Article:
In summary, this boot is crazy crazy light and built incredibly well regarding craftsmanship and materials! The boot makes me feel more like a spider monkey climbing ice simply on his way home rather than a giant ape clumsily making his way up the Empire State building only to be shot down by fighter planes in a attempt at freedom. For me at least this boot is a game changer and one I might go as far as saying you will have to "pry from my cold dead hands."

more feedback via previous emails:

On New England Ice?
"Boots are great! I can climb anything in them.  Meaning they climb hard ice just fine if not better than my other boots. Not sure if it is in my head but I suspect a little of both. They might be a 1/2 size small but only cuz I have had to run my high volume custom orthotics in them. In all reality I am pretty sure these boots made me a better climber for real. I pretty much have stopped kicking as I can just place my feet on the smallest of features. What once felt like a tiny ledge now feels like a giant shelf.  I am in love!! They will be cold on cold cold days but it is clear this is not a cold weather boot. Still though it will be very very hard to ever want to climb in anything else ever!"

Two weeks later:
"So we had a great first trip to the Canadian Rockies. We ended up getting out 11 days straight.   The boots rocked. I brought my Phantom Guides and never once wore them. I have only great things to say about the Rebels."

The original Cold Thistle  review is here:

27 comments:

Alexandre Buisse said...

I am similarly in love with my Rebel Carbon for alpine rock. However, after a mild season in Chamonix and Patagonia, probably about 10 outings in them and some long approaches, the soles are completely gone. I am very curious to see how durable the Ultras will be.

armadillo said...

Hi Dane,

do you think the Rebel Ultra can be a good -lighter- alternative to my Scarpa Jorasses ? -in conjunction with heavy super warm sox ?--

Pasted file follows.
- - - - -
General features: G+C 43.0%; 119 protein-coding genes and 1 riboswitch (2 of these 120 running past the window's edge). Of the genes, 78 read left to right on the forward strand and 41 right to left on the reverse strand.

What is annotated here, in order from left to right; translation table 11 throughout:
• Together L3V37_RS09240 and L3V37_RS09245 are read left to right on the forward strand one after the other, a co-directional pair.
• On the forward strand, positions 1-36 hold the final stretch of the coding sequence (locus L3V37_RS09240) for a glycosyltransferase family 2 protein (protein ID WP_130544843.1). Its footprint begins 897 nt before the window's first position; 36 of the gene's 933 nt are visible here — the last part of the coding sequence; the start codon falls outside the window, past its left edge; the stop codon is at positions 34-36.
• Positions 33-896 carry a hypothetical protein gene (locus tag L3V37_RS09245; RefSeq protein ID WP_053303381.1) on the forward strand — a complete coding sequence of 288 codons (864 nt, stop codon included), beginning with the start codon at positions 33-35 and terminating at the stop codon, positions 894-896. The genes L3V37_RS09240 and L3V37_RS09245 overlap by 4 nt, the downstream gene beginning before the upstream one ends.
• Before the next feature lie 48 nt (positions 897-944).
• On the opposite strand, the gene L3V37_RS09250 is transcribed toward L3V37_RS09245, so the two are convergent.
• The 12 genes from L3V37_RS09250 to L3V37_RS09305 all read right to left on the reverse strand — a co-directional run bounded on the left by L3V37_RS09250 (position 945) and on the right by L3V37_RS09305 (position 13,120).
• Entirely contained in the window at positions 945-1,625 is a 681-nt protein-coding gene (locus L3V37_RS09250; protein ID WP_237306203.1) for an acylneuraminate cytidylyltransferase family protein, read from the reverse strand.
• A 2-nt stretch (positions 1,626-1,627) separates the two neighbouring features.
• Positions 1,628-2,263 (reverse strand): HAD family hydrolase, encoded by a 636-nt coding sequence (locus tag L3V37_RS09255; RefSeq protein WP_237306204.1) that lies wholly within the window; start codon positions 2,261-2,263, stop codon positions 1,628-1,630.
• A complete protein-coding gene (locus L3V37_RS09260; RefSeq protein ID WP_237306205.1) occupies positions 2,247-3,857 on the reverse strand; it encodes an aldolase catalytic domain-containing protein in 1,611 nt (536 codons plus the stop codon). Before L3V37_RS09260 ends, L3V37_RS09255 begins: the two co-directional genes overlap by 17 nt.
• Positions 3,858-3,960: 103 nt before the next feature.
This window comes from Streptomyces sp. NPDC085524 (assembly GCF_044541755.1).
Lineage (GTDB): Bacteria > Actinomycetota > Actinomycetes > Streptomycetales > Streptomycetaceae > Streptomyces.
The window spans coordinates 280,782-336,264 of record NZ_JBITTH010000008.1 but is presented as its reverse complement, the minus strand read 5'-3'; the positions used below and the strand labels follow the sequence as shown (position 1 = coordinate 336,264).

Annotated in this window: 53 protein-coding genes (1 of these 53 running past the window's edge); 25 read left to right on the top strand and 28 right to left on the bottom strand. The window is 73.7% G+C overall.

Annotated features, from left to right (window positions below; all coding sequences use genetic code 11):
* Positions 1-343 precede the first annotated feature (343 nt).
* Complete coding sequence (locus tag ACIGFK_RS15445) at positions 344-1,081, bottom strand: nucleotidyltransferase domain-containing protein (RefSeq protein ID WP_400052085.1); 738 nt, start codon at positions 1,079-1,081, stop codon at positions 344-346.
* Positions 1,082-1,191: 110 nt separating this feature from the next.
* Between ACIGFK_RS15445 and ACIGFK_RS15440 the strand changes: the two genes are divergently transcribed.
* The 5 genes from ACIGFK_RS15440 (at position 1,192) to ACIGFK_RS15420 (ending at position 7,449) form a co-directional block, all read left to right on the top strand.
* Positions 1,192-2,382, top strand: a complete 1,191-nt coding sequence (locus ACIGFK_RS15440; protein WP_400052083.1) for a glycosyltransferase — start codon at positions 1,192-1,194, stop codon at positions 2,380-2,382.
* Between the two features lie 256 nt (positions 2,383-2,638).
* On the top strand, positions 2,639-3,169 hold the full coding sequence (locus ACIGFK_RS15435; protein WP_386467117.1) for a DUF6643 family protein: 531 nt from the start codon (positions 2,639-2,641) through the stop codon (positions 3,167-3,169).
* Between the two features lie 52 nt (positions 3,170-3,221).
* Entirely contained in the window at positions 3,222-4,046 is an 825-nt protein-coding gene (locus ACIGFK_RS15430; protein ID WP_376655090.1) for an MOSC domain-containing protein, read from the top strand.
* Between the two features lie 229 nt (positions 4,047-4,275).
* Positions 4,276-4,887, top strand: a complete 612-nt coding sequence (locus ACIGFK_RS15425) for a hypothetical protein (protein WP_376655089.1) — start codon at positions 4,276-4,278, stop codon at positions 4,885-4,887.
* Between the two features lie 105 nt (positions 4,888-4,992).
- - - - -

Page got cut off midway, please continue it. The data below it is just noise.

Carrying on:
btw.... thanks a lot for your blog

Dane said...

My take it is will be warm enough for me with a decent sock. So either a Rebel Ultra or a double boot required...

John said...

I would like to know if I should order a 46 or 46.5. I wear a 46 Phantom Guide and a 46.5 Batura Evo.
Typically I can't wear a 46, as every other sports shoe I have is between 46.5 and 47, except for the Phanom Guide.

Dane said...

I went up a 1/2 size over my Phantom Ultra, Guide and 6000.

Anonymous said...

Is the Rebel Pro similar to the Ultra? I'm looking for a 4-season mountaineering boot akin to the Silver Bullet Trangos.

Dane said...

Pro? It should be a lighter and warm version of the Rebel Carbon. I've not used it yet just looked at it during the OR show.

More here:
http://coldthistle.blogspot.com/2013/02/the-scarpa-rebels-part-one-ultra.html

KristjanErik said...

What is your estimation, how they would perform in soft or damp snow? Would Rebels get wet and if they do what would be the bossibility that they dry out overnight in the tent.

a said...

Long life to the new Italian Queen !

Dane said...

It is a fabric and Goretex boot. Only boot I have a lot of experience with that is similar is the La Sportiva Trango Extreme. They stay dry if your feet stay dry inside (sweat) and you protect them from water coming in from the top. The Rebel has a much better gaiter and is likely to breath better (speculation on my part) than the Trango. But once wet just like the Trango extremely difficult to get dried out in the field.

No magic new constructiuon here.....just a lwt boot that will climb ice. Spring snow slogs will get them and almost any other single boot wet. And it will take another week to get them dried out again.

PurpleJesus1994 said...